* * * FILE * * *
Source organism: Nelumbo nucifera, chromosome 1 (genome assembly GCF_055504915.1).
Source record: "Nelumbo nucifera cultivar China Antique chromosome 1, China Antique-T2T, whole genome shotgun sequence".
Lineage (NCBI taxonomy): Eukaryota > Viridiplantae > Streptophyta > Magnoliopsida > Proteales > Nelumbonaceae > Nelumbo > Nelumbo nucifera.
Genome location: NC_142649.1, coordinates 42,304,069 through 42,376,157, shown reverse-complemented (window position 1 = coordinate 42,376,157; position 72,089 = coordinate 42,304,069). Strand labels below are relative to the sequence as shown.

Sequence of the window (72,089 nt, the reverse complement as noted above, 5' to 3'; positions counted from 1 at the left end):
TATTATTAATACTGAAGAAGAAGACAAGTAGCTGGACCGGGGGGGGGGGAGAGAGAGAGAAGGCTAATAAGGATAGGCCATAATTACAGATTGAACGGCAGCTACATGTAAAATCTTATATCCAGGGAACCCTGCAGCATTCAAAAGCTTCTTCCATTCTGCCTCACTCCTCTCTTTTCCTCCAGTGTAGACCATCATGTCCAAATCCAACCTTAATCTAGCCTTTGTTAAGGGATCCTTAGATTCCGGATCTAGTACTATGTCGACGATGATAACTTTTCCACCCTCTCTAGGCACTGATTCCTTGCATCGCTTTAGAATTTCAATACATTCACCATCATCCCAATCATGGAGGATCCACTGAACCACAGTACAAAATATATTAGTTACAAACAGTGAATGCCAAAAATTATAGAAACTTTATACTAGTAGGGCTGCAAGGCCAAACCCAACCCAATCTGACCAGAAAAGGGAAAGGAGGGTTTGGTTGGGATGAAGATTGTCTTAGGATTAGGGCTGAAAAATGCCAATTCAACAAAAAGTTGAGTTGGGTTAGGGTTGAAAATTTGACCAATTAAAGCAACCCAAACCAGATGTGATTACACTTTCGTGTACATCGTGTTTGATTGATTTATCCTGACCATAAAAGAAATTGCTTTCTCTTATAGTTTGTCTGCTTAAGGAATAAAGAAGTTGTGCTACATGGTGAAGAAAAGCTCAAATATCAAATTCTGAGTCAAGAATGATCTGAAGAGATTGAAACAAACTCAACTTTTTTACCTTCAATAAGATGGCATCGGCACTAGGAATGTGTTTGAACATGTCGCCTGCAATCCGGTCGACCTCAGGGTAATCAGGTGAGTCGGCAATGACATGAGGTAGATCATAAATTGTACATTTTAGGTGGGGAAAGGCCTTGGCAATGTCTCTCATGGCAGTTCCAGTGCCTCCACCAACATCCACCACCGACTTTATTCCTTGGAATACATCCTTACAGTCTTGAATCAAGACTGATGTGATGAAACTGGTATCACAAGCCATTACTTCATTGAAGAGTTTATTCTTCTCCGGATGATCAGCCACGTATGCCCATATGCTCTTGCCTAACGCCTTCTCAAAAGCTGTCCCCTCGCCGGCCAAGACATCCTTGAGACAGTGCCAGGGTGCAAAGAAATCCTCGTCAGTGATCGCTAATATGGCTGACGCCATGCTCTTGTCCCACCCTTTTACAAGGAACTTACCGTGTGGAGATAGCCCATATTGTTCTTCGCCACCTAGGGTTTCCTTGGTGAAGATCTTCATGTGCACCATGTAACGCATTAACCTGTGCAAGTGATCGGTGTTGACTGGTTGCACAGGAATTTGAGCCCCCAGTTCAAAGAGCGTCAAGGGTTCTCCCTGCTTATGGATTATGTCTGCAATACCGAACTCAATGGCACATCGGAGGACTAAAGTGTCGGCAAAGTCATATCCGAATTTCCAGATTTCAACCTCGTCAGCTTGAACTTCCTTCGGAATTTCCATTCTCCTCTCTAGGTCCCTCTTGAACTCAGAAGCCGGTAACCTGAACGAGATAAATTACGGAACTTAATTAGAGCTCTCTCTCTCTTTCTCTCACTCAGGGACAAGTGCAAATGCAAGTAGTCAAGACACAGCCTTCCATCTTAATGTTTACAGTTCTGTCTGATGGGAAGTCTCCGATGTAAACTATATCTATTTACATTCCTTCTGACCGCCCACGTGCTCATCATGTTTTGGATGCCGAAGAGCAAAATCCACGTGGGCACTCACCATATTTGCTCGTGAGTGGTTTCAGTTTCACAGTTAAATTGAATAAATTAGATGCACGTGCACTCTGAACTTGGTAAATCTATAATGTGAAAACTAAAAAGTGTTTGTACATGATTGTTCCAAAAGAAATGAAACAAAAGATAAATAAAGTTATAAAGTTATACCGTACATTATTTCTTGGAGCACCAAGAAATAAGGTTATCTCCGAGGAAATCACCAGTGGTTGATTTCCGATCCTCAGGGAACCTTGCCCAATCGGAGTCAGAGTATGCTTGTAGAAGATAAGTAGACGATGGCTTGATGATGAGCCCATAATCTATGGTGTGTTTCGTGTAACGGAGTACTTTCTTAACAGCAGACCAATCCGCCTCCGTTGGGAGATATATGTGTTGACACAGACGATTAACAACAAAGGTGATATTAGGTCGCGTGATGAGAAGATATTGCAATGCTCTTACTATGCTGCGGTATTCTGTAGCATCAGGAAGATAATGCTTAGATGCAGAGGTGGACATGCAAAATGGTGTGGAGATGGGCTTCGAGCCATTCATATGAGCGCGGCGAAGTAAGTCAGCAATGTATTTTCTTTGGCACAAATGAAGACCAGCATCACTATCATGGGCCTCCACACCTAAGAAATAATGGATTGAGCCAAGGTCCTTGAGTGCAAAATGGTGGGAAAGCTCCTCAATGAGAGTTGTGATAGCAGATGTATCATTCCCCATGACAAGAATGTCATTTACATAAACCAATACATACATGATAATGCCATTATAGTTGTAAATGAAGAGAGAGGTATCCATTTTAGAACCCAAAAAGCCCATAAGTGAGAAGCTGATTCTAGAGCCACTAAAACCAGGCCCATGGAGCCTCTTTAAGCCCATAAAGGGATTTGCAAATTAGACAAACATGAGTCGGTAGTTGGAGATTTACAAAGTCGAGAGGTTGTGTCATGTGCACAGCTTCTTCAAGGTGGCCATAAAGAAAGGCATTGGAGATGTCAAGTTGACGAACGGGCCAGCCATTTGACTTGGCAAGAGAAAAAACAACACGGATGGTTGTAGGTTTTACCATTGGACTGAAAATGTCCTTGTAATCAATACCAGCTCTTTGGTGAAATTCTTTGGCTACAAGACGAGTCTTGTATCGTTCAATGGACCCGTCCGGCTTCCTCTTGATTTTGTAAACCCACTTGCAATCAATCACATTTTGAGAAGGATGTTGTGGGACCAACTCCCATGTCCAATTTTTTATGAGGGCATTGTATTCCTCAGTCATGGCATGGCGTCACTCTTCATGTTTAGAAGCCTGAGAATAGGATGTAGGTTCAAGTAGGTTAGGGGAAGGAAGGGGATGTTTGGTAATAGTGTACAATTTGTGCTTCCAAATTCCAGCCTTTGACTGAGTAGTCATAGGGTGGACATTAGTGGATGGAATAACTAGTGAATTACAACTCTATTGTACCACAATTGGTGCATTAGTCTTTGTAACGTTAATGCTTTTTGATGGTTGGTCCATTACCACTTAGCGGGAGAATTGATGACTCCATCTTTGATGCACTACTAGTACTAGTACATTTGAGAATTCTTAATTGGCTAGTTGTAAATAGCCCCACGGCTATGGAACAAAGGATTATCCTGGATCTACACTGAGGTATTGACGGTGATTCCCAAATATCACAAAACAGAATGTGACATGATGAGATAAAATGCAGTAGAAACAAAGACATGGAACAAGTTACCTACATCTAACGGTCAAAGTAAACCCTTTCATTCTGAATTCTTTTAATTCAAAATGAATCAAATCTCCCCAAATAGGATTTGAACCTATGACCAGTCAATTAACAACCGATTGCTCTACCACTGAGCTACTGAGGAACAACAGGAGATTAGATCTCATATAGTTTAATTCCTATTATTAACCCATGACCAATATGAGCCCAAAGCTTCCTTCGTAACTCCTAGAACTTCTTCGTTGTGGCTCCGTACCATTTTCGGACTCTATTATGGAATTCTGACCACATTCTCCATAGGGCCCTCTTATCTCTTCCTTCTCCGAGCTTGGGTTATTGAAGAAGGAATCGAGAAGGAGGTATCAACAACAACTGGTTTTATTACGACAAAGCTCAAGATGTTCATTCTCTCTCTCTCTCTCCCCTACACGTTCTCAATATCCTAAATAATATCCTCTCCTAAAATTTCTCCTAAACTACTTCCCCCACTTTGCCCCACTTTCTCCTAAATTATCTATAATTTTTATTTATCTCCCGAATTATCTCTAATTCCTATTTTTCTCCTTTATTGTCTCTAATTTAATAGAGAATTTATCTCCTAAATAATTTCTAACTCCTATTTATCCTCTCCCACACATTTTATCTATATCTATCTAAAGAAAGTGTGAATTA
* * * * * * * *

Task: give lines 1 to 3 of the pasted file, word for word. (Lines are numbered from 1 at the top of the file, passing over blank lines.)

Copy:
Source organism: Nelumbo nucifera, chromosome 1 (genome assembly GCF_055504915.1).
Source record: "Nelumbo nucifera cultivar China Antique chromosome 1, China Antique-T2T, whole genome shotgun sequence".
Lineage (NCBI taxonomy): Eukaryota > Viridiplantae > Streptophyta > Magnoliopsida > Proteales > Nelumbonaceae > Nelumbo > Nelumbo nucifera.